There are two types of special trusts recognised for tax purposes in the Income Tax Act.
The first type of Trust is referred to as a Special Type A Trust. This is a Trust created for the benefit of a person or persons with a disability as defined in Section 6B(1) of the Income Tax Act. “Disability” is defined as a moderate to severe limitation of any person’s ability to function or perform daily activities as a result of a physical, sensory, communication, intellectual or mental impairment, if the limitation has lasted or will last for more than a year and is diagnosed by a registered medical practitioner.
A Special Type A Trust may be created for more than one disabled person as long as all persons for whose benefit the Trust is created are relatives in relation to each other and fall within the definition of being “disabled”. Note that it is not a requirement that the beneficiaries are related to the Founder or Settlor of the Trust.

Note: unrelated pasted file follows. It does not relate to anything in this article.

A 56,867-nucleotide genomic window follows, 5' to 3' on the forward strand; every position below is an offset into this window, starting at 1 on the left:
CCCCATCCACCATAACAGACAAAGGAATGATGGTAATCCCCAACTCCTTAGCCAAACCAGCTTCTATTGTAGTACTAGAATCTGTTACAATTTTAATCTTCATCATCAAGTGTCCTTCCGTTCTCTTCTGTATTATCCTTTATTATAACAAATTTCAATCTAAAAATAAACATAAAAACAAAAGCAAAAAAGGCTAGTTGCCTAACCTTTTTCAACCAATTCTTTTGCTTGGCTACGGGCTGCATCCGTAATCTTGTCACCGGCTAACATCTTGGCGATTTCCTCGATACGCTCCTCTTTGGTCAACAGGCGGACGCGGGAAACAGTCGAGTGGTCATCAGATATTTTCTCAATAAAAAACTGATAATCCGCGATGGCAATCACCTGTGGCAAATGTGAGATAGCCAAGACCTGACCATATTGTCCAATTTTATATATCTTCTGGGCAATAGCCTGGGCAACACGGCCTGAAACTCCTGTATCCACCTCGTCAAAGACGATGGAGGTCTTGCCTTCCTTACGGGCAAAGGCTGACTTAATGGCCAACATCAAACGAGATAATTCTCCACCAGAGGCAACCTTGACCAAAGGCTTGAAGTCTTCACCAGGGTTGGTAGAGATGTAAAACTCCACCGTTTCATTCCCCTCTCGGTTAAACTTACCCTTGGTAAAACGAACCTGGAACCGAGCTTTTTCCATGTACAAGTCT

The second type of Trust is referred to as a Special Type B Trust. This is a Testamentary Trust created in a Will and which only comes into existence upon the death of the Testator. To qualify as a Special Type B Trust, the Trust may only be for the benefit of persons who are descendants of the deceased and who are alive on the date of the testator’s death (including those conceived, but not yet born) and where the youngest beneficiaries are under 18 years of age on the last day of the year of assessment in question. This means that it is critically important to ascertain on the last day of each year of assessment that the youngest beneficiary is still under 18 years of age, since, on the day the youngest beneficiary turns 18, the Trust immediately loses its status as a Special Type B Trust and along with all the tax benefits that go with that status.
Special Trusts are taxed at the same sliding scale (from 18% to 41%) as natural persons and also enjoy the same capital gains tax inclusion rates as natural persons.